hosts: Firdaus Parvez & Kala Ramesh
A Thursday Feature.
poet of the month: Peter Newton
7th September 2023
Happy to introduce Peter Newton, and there's a lot waiting for you this month!
Since 2012, Peter Newton has co-edited the online journal tinywords and has
recently served as Guest Editor for Contemporary Haibun Online. Currently, he
serves on the panel to select The Touchstone Book Awards and is part of a small
group of editors working on the follow-up anthology to Haiku in English; The First
Hundred Years, in which his poems appeared, published by W. W. Norton in 2013.
Newton has been awarded several Museum of Haiku Literature Awards from The
Haiku Society of America’s journal, Frogpond, multiple Editors’ Choice Awards
from The Heron’s Nest, as well as Touchstone Awards from The Haiku Foundation
and Merit Book Awards from The Haiku Society of America.
He is a graduate of the University of Michigan (B.A. English, 1987) and
Middlebury College’s Bread Loaf School of English (M.A. English, 1992). He has
worked at The Bred Loaf School of English and The Bread Loaf Writers’
Conference for more than thirty summers.
Newton has published seven books in the Japanese short-form tradition. He lives
We asked Peter some questions and he has been kind in answering them. Read on! THG:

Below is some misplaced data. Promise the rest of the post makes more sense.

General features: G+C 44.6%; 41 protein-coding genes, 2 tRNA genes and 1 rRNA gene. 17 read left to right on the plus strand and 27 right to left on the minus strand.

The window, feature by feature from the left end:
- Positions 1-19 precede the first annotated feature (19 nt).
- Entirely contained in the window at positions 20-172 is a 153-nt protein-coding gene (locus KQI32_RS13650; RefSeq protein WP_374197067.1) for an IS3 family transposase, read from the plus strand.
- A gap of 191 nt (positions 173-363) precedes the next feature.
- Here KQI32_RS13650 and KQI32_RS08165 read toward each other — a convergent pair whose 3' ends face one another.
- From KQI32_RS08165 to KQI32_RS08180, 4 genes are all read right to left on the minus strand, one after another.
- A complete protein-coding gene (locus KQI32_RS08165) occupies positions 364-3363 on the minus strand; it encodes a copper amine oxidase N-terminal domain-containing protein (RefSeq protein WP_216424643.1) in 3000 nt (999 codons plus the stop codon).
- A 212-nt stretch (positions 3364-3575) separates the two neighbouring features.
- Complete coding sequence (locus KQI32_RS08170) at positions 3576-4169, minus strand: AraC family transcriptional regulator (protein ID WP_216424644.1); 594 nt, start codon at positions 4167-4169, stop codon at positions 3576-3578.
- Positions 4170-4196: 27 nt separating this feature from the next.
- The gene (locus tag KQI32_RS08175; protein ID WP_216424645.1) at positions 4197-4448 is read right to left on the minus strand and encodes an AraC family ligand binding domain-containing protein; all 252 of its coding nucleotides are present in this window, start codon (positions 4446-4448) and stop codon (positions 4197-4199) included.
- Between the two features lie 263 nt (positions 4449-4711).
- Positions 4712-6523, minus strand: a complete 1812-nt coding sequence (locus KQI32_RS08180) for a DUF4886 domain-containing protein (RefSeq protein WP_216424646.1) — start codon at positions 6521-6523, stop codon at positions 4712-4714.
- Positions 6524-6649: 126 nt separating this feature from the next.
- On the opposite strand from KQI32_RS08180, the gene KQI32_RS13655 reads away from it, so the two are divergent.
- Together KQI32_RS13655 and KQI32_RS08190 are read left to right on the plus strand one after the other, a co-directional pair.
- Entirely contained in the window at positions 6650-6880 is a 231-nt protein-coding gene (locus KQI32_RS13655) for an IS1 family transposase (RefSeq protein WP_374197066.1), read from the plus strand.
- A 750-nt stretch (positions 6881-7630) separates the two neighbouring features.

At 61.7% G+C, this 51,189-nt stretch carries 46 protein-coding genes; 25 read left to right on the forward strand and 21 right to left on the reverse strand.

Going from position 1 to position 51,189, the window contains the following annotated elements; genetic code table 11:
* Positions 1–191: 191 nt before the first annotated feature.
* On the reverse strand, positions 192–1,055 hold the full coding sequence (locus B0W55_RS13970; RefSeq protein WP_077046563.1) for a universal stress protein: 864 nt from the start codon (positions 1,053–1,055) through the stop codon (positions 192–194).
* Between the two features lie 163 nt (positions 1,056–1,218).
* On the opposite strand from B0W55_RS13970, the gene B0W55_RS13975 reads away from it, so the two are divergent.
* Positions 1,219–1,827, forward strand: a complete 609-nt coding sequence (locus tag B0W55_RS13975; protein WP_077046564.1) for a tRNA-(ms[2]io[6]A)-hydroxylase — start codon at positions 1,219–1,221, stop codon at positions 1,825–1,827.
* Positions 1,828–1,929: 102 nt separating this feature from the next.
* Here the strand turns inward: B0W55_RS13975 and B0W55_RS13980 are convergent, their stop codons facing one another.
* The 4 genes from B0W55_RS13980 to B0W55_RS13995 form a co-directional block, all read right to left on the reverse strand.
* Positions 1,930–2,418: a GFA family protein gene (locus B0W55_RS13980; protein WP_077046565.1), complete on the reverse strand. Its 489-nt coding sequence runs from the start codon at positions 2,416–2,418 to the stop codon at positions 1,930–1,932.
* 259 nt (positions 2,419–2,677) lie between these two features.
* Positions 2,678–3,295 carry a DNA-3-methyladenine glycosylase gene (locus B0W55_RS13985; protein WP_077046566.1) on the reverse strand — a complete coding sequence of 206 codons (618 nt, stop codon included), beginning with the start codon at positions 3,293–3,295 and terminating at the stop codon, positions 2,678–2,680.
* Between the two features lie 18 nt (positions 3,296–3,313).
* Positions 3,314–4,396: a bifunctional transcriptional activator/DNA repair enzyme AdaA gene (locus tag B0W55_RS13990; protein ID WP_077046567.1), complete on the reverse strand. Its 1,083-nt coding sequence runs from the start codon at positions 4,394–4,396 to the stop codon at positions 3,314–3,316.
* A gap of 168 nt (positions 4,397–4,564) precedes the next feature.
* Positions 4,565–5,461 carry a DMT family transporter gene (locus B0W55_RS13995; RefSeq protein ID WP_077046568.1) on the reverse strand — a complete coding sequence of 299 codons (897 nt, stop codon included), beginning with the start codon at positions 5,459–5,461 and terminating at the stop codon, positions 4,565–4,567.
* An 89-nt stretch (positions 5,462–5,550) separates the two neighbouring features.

1. Do you come from a literary background? What writers did you enjoy
reading as a child? Did you write as a child?
I’ve always loved reading, writing and making things with my hands. My parents
were not book people, per se, but my Mom was always reading some sort of dime
store romance and my father insisted on having a full set of Encyclopedia
Brittanica in the house. They cared about language and encouraged a lifelong
relationship with books. Early on, I recall making books in grade school and
taking the process very seriously. I mean, as serious as one can be with
construction paper and paste. As for authors that have made an impression on me
when I was very young. E.B.White, Dr. Seuss and various sundry comic books
that were strewn throughout my childhood. I did not take up writing as a serious
pursuit until high school when I thought I wanted to be a journalist. I headed up
the school paper and worked on the yearbook. All those things a soon-to-be
English major is apt to do.
2. How do you translate experience into writing?